iPad Air Frustrations
My current iPad Air is a frustrating device. It has so much obvious potential, but its functionality is deliberately being hamstrung by Apple itself.
There are certain tasks I’d like to accomplish with the aid of my iPad Air in conjunction with my other devices that seem difficult or impossible because of Apple-imposed restrictions. Most of the time, I would like to be able to easily move my files to and from the iPad for processing.
Apple seems to still be trying to position the iPad primarily as an iTunes storefront complete with DRM, thus hobbling the iPad’s potential as a real-world productivity device.
Unless I want to jailbreak it so I can do what I want to with it, I’m ending up using it mostly as a very expensive streaming video player. Jailbreaking really isn’t a good answer either. Software apps are continually being updated, which ultimately will interfere with the jailbreak.
The restrictive, claustrophobic nature of iOS is becoming ever more apparent, especially since having moved to a Galaxy Note 3. I am finding that I’m doing ever-more real-world work with the phone that I’d like to be able to do on the iPad Air’s larger screen.
Why does Apple have to be so frustrating? My first years with Apple computers and moving away from Windows was a very positive experience. Apple computers seemed worth the premium price because everything just worked with minimal frustrations.
At this point it seems like I’m constantly running into locked doors.
I have a older friend that just upgraded from an iPhone 5 to a Samsung Galaxy Note 3.
The iPhone 5 was his second iPhone and he liked it well enough until the 7.1 update, which made certain interface elements too small. The incoming call screen contact photos were reduced from being large and easily recognizable to a tiny little hard-to-see thumbnail sized bubble. Also the 7.1 update caused a couple of his fitness apps to no longer function properly — opening one of them would make it necessary to reboot the phone every time it was run.
So, after seeing my Note 3, he decided it was time to move up to a bigger screen and the much better battery life offered by the Note 3.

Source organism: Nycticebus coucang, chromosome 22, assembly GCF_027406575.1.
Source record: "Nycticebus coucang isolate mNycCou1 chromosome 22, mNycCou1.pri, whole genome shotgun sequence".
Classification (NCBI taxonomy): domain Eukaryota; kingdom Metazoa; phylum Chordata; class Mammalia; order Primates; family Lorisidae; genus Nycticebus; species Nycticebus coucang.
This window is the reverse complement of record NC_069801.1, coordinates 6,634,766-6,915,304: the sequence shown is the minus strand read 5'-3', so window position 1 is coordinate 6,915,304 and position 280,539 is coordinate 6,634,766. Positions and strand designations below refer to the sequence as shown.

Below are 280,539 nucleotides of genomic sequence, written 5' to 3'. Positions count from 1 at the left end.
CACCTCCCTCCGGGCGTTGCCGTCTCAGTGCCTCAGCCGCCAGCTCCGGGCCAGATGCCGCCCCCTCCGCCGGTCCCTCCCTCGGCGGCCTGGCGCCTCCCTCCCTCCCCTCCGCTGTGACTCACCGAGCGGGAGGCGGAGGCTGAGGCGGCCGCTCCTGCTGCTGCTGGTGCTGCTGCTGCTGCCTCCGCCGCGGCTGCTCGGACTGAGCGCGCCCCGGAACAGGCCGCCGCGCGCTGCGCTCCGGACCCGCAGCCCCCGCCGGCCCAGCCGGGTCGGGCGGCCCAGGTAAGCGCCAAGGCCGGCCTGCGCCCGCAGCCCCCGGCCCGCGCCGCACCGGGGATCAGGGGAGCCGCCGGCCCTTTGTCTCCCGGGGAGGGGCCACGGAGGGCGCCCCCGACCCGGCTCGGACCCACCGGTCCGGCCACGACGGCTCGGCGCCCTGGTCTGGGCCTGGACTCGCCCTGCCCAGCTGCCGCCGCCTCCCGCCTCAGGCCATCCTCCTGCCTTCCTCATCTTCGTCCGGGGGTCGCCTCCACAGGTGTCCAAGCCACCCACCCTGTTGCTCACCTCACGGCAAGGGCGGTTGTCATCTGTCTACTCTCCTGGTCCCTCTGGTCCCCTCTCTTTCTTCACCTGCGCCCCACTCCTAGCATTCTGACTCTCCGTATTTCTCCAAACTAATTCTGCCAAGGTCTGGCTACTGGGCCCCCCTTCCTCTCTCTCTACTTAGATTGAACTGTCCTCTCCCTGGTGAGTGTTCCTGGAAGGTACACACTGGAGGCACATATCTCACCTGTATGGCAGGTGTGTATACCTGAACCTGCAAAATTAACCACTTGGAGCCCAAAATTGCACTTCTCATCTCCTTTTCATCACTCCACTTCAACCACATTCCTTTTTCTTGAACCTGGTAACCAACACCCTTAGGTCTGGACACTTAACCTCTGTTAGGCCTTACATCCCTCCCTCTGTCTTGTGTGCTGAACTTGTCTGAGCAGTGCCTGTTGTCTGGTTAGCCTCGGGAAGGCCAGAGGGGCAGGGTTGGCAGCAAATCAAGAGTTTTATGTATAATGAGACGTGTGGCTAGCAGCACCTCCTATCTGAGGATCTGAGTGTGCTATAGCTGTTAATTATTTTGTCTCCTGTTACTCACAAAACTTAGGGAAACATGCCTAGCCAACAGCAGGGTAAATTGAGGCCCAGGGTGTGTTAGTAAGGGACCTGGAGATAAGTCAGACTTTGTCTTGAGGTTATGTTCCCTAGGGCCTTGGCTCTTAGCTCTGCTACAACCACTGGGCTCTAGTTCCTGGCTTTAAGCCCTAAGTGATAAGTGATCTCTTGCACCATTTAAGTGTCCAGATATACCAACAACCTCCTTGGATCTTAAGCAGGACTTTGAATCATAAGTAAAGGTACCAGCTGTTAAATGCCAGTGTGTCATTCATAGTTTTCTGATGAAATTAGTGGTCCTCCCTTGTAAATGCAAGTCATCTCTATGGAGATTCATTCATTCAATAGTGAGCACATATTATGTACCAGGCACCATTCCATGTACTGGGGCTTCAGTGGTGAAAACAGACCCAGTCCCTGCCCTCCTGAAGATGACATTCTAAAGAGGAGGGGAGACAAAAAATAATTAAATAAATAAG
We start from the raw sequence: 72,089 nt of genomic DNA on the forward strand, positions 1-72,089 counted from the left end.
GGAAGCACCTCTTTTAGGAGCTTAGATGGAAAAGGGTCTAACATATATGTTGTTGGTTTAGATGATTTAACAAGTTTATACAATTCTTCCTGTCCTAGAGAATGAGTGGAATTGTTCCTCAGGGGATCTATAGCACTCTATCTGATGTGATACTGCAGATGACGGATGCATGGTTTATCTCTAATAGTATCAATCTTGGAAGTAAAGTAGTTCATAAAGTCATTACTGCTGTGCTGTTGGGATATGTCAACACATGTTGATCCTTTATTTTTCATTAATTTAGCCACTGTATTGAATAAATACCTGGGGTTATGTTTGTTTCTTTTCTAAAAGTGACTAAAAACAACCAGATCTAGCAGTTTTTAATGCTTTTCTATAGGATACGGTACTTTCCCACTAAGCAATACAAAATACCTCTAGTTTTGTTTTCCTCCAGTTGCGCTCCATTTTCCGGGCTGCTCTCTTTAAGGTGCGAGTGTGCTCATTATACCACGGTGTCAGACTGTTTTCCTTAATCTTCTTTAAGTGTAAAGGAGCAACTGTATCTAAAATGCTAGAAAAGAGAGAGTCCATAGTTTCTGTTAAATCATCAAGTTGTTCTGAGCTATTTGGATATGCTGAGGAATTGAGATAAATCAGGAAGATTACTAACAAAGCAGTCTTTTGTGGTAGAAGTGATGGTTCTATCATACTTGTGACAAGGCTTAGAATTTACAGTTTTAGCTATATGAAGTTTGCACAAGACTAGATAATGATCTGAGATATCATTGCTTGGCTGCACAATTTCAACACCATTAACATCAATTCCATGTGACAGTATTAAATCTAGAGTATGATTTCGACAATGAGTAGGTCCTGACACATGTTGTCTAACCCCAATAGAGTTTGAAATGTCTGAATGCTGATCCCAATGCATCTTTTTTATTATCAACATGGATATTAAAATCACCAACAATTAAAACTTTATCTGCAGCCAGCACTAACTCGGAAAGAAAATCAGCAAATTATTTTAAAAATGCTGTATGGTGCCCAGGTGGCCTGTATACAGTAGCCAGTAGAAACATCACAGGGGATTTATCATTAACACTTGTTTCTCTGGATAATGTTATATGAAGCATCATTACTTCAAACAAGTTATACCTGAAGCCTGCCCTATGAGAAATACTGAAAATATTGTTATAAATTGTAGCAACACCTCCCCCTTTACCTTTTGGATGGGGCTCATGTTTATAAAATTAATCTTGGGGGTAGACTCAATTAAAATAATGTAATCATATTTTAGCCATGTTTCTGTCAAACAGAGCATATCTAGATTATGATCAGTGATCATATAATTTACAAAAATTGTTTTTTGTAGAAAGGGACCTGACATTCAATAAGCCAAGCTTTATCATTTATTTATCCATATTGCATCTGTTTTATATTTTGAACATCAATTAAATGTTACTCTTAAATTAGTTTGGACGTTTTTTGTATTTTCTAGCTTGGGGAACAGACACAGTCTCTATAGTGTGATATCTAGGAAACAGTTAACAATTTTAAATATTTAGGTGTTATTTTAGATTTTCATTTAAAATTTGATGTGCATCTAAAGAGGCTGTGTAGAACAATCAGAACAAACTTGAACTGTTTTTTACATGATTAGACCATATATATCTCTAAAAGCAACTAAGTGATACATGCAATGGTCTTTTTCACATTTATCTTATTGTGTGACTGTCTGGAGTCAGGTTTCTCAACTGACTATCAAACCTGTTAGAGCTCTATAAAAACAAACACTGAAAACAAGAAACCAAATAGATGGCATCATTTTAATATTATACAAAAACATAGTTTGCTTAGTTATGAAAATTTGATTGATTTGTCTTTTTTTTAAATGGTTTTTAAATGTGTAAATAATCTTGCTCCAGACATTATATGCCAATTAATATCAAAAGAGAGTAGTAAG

AT&T ported his phone number over to the new device. All seemed well, until his relatives (a son and a couple of grand kids) that still had iPhones using iMessages could not text his new phone. It seems that there is a well-known problem that happens when a phone number is ported away from an iPhone where iMessages has been used for texting with other iPhones.
Doing a Google search for the problem reveals that there are plenty of people experiencing this problem. If you have an iPhone and used iMessages for texting and port the number to a non-iPhone, regardless of whether it’s another smartphone or even a flip phone, iMessages will capture any text messages sent from any other iPhone where iMessages is still in use.
There are a few work-arounds and perhaps a definitive fix. The other people with iPhones with iMessages enabled can go into their settings and disable iMessages and use regular texting, and their texts to the ported number will go through to the non-Apple phone. Another suggestion is for the user that has ported their number to the non-Apple device log in to their Apple account and remove the old device from their list of Apple devices.
The third way, which may be the definitive solution, is to text “help” to 48369. This generates a reply from Apple, to which you reply “stop.” According to someone who spent time on the phone with Apple support this is supposed to take anywhere from 4 to 12 hours to resolve the issue.
As people move away from iPhones that use iMessages to larger-screened smartphones because of diminished ability to read tiny print, this is likely to become a more widespread issue, which is useful to be aware of even if you are a die-hard iPhone fan and have no intention of switching.